PARENTS don't have to worry about any ramping up of teacher strike action in the new year, according to representatives for the North Shore's teachers unions.
Daniel Storms, president of the North Vancouver Teachers Association, said Friday that unless the province takes a step in a negative direction, instructors will carry on with their current, limited-approach job action until an agreement is reached.
"We met as a provincial body at the beginning of November, and there was no appetite to do that," said Storms. "Obviously things can change, (but) we want to continue with the process we're doing."
Storm's West Vancouver counterpart, Rob Millard, made similar remarks.
"The only thing that would increase the job action would be some sort of catalyst from the government," said Millard. "We don't want to walk off the job and put parents in a bind."
B.C.'s teachers embarked on a "teach only" campaign since they voted to begin limited job action in September. Since the vote, elementary and high school instructors have refrained from participating in formal parent-teacher meetings, administration-dictated professional development and in the writing of some formal student evaluations.
On Tuesday, B.C.'s Labour Relations Board struck down a bid by the province to compel teachers to write report cards or accept a 15 per cent cut in pay. The decision means parents across the North Shore will be receiving blank or nearly blank report cards from their children's instructors this end-of-term, with one exception for Grade 12 students.
"The biggest concern we always hear is concerns around post secondary and scholarships as students begin to think about what they want to do for next year," said Chris Kennedy, superintendent of schools for West Vancouver.
"We have issued report cards to whatever extent they've been completed," added John Lewis, North Vancouver superintendent of school. "Some have very little information, perhaps just the attendance of the child; others are half-complete; and others are nearly fully complete."
It had been up to individual instructors, he said. Both Lewis and the association reps said parents can still get a good idea of their children's progress. Teachers will be available to communicate by phone, by email, through informal meetings and by other means, they said.
"We are used to report cards, and it's important obviously, but it's not essential; it's just one way that teachers communicate about a student's progress," said Storms.
West Vancouver PAC president Elaine McHarg said while report cards are blank, parents have still been able to get information from teachers directly, and she keeps up on the marks of both her children in the system.
Overall, she said, the impact hasn't been felt by parents. "Parents have to be thankful the teachers have kept extracurricular, kept teams and clubs running, and also that administrators have done such an admirable job making sure the schools are still operating," she said.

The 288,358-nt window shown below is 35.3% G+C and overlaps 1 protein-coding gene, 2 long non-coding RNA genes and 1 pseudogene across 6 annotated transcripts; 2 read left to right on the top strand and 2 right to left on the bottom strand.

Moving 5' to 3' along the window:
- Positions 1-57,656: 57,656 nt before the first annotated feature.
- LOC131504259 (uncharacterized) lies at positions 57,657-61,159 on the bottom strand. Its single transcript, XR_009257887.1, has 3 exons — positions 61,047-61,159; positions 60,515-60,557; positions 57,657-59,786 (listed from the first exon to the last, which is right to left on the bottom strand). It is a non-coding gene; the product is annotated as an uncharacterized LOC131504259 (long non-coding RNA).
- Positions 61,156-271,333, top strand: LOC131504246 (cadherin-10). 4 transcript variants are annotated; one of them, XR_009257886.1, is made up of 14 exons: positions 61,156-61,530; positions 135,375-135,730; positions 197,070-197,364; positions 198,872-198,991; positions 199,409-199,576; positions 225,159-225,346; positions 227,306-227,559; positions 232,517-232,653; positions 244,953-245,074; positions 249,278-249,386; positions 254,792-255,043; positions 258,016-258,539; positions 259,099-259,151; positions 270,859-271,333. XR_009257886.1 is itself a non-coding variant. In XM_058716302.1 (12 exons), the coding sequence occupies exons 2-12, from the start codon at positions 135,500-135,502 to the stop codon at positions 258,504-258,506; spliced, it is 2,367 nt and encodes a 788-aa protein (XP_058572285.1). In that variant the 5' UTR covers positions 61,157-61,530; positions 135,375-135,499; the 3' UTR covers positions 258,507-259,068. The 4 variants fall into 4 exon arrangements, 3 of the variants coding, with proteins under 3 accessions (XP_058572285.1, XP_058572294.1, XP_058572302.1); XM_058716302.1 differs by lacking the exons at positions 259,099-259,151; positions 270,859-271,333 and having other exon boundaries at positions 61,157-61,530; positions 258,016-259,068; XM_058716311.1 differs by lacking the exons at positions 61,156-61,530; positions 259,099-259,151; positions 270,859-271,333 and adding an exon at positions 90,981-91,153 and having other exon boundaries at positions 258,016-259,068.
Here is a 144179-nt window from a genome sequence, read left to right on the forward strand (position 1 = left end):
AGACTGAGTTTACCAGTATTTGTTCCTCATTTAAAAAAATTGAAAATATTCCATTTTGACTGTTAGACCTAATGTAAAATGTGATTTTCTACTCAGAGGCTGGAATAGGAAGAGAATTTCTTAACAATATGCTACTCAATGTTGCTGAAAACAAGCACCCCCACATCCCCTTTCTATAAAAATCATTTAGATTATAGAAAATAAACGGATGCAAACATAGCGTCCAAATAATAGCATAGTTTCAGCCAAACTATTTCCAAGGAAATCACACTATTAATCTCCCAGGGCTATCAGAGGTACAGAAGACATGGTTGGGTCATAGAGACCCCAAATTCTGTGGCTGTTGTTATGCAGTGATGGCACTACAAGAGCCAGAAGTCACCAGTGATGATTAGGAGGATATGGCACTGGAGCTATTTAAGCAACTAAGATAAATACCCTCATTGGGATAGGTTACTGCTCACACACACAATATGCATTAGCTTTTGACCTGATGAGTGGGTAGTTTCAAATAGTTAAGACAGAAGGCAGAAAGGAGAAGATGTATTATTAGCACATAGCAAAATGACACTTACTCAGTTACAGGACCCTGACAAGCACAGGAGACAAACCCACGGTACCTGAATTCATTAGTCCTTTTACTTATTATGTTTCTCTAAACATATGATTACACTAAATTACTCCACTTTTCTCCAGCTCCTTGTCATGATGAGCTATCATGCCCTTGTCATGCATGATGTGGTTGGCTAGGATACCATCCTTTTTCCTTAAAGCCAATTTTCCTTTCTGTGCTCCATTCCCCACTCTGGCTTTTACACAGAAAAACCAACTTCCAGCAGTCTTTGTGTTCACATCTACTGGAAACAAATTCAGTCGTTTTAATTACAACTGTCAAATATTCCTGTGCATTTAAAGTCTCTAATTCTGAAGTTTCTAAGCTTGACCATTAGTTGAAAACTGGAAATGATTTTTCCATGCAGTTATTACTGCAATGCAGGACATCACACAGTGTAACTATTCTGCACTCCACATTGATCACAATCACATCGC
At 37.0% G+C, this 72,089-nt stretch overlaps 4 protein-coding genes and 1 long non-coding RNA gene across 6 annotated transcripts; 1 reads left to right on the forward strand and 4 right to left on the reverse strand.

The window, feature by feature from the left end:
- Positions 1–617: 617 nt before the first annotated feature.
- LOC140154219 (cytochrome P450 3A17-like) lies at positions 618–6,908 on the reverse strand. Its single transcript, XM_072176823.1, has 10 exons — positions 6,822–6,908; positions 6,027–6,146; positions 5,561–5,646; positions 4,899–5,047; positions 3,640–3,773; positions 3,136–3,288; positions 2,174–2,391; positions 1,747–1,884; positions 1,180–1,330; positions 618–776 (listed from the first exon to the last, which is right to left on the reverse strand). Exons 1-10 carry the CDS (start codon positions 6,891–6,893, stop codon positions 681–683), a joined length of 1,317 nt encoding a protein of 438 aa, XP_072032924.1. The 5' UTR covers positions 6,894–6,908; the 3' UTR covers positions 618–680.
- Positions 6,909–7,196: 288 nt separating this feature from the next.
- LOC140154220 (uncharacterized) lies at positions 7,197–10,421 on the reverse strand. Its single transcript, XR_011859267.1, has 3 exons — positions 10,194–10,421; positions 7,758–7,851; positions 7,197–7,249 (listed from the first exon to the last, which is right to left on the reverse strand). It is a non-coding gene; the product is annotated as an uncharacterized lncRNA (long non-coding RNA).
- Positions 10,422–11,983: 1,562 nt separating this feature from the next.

What does worry parents, however, is not knowing what will happen next, or when it will end.
"It's the uncertainty that's probably the toughest thing," she said.
While the union isn't planning to tighten the screws any time soon, it will be standing firm in its efforts until its main concerns are addressed, said Millard. These revolve around what it sees as fair compensation in comparison to other provinces, and tighter rules on class size and composition, he said.
"I have teachers literally in some cases breaking down in tears, saying: 'I can't do this,'" said Millard. "That wasn't happening 10 years ago."
The union wants class sizes capped and an increase in teaching assistance for children with special needs, both of which would improve learning in the classroom environment, he said.
Alan Chell, a member of the board of directors of the B.C. Public Schools Employers Association, said while the two sides continue to negotiate, the latest BCTF offer would cost an extra $2 billion in the first year.
He said they have to follow a mandate from the provincial government that means this labour agreement can't cost anything more than the last one. While he accepted that with inflation that could amount to a pay cut for teachers, he said there's no new money to put into the contract.
"The provincial government has made it very clear that this mandate is what two-thirds of the public sector unions have already signed off on," he said.
Both the teachers and the school districts are eager to see the issue resolved, they said.
"Teachers want to go back to doing their regular thing," said Storms. "Job action for teachers is very difficult."
Instructors have been leading voluntary extracurricular activities such as coaching and after-school clubs at their discretion, said Lewis.